In our main article this month, we discuss increasing semiconductor wafer fab throughput through improvements in cycle time constrained capacity. The idea is that fabs always have a buffer of planned idle time on tools, designed to keep cycle times from getting out of control. Through variability reduction, fabs can sometimes squeeze this buffer, without increasing cycle time. In an up market, this can lead to increased sales, from the same equipment set. The financial benefit from this can be substantial, and provides a clear justification for variability reduction / cycle time improvement efforts.
In this issue’s subscriber discussion forum, we have discussion concerning several previously introduced topics: WIP Utilization Percentage, Dynamic X-Factor, and the Closest-to-Completion-Time Dispatch Rule. Our FabTime user tip of the month concerns setting filter defaults.
In our main article this month, we propose a new wafer fab metric for tracking shift-level use of individual tools by operators, called WIP Utilization%. This metric was developed jointly by Frank Chance of FabTime and Jimmy Martin of Analog Devices. We define WIP Utilization% as Productive Time / (Productive Time + Standby WIP Waiting Time). This is similar to our definition of Utilization, which is Productive Time / (Productive Time + Standby Time). However, in the denominator, we only include the standby time in which WIP is waiting for the tool. WIP Utilization% will approach 100% if, whenever WIP is waiting, and a qualified tool is available, the WIP is processed as soon as possible. Driving WIP utilization to 100% generally minimizes per-visit cycle times through the tool, and helps to maximize shift-level throughput. This metric overcomes several shortcomings of the standard utilization definition as a shift-level metric for operators in semiconductor wafer fabs.
In this issue’s subscriber discussion forum, we have several responses to last month’s subscriber discussion question, about breaking up standby time according to whether or not WIP is available. We also have a new subscriber discussion question about the closest-to-completion-time dispatch rule.
In our main article this month, we discuss ideas for presenting semiconductor wafer fab performance data. These ideas are based in part on concepts proposed by Edward Tufte, author of “The Visual Display of Quantitative Information”. Tufte’s suggestions include using quantitative metrics for data graphics and integrating text with graphical data in charts. We have included a detailed FabTime-generated example of improving an Excel-generated chart, and summarized a few recommendations from both FabTime and Edward Tufte. We hope that you find it interesting.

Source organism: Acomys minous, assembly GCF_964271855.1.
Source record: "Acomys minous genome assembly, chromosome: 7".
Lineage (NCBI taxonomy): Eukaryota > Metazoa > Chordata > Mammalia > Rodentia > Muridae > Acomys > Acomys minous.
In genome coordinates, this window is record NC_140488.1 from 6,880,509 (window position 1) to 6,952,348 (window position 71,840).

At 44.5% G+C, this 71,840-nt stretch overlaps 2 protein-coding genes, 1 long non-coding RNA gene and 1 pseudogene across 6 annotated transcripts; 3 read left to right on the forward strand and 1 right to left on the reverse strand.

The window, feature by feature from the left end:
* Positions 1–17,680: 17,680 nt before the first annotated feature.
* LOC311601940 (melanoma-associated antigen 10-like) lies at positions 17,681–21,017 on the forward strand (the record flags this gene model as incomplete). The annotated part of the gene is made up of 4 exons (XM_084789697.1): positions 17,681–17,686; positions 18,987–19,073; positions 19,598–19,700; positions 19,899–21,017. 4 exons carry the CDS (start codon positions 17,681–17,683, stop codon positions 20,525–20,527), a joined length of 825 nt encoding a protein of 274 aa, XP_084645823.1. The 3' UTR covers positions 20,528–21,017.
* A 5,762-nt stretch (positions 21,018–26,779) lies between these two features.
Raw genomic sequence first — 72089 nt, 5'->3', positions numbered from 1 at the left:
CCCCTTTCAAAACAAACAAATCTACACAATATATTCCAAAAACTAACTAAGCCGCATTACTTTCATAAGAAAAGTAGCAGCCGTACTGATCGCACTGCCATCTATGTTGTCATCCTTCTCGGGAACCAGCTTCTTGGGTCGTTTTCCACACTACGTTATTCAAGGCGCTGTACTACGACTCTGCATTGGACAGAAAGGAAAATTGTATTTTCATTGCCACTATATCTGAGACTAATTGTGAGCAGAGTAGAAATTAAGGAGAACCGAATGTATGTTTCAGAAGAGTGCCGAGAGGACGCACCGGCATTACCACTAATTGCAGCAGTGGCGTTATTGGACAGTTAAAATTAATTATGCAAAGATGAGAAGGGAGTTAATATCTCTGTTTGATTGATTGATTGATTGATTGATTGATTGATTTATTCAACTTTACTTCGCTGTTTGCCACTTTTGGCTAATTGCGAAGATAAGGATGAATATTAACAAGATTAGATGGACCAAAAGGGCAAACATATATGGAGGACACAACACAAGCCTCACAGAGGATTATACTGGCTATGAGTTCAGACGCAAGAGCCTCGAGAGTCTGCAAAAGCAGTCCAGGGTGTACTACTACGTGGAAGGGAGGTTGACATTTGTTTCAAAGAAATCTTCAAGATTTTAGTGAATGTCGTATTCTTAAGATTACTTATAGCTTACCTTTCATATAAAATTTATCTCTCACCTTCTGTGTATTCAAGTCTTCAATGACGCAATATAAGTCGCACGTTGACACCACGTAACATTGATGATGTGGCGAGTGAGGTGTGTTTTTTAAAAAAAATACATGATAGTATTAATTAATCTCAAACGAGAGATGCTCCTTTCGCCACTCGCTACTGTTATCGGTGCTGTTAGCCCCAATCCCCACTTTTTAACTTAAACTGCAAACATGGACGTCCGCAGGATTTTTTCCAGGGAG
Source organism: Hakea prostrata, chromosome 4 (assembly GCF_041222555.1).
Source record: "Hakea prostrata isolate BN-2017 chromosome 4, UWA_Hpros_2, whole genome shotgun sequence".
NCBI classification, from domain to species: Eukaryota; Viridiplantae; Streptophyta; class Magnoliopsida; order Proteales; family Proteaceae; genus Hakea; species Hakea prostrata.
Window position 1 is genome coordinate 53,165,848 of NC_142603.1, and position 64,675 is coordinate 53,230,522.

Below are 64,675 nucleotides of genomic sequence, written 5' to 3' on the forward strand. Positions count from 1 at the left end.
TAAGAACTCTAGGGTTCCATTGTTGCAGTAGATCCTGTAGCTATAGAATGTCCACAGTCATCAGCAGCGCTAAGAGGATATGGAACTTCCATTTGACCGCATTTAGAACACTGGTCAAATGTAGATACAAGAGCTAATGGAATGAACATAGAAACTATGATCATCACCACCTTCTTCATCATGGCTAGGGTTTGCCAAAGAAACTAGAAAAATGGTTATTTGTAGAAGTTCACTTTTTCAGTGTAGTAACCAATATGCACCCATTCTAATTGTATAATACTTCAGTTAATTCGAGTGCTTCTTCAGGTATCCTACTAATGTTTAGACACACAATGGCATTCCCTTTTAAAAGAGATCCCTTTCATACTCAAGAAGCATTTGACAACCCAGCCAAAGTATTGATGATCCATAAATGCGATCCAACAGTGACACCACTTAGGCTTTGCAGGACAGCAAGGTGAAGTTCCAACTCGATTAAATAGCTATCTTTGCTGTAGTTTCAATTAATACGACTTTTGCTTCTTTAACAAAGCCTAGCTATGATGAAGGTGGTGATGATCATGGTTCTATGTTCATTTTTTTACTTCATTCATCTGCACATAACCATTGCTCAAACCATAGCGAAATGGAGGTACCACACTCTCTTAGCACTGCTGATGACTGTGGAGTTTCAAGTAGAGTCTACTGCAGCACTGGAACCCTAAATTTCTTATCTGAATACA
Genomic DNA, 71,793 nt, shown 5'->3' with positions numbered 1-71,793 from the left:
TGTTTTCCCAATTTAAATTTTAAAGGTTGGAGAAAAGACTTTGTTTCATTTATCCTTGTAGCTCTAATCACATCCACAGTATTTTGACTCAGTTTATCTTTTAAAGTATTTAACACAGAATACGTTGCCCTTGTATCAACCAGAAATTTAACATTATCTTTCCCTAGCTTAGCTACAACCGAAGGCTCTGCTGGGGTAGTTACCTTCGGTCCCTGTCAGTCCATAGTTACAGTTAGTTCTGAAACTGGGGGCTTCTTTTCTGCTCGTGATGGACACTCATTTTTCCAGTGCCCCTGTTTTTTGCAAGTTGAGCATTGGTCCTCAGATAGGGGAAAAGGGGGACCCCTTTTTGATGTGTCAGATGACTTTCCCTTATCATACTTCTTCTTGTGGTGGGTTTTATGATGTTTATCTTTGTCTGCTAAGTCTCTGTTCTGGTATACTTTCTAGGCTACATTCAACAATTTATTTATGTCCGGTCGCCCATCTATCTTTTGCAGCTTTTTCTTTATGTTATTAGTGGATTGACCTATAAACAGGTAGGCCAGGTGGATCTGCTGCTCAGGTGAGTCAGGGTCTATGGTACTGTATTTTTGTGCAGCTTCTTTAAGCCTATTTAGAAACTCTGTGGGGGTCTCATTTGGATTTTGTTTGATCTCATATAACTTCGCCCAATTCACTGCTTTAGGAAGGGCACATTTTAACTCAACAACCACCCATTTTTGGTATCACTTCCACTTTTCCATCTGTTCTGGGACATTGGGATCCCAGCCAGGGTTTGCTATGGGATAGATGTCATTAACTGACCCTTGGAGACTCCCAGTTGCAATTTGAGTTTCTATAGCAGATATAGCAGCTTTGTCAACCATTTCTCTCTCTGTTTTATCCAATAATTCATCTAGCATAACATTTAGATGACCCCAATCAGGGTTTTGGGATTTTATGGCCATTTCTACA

We have no new subscriber contributed discussion topics this month. However, we have included a sample of responses to our newsletter sign-up question: What is the biggest cycle time problem in your fab?” and we have posed a topic ourselves for future discussion.
In our main article this month, we revisit the topic of dynamic x-factor, a metric for semiconductor wafer fabs that we first described back in issue 4.08. Dynamic x-factor is a point estimate that looks at the total wafers that you have in your fab, divided by the wafers that are currently being processed on tools. In this article, we look further into what dynamic x-factor can tell us about how a fab is operating, with emphasis on evaluation of shift change coverage policies and comparison of relative performance across modules.
Community announcements in this issue include two calls for papers for conference sessions related to semiconductor manufacturing applications. Subscriber discussion topics include wafer holds, cycle time and yield, operator utilization, and dynamic x-factor.
Subscriber discussion topics for this month include nine responses to last month’s topic of Cycle Time and Yield. These responses point out some significant omissions in our article. Therefore, instead of introducing a new main article, we’ve chosen to revisit the topic of cycle time and yield, and very briefly summarize the additional points made by contributing subscribers. This article is a companion article to Issue 5.01, and we recommend reading the two of them together.
This month’s main article is about the interaction between cycle time and yield. We’ve always cited yield improvement as a potential benefit from cycle time improvement, and people we talk with about this generally agree. However, because the actual data tends to be proprietary in nature, references on this topic are scarce. Therefore, we’ve decided to open the topic for discussion here, and summarize a few references that are available. We hope that you’ll find the discussion interesting.
Subscriber discussion topics for this month include responses to Issue 4.09 (WIPHours Metric) and Issue 4.11 (Cycle Time and Factory Size).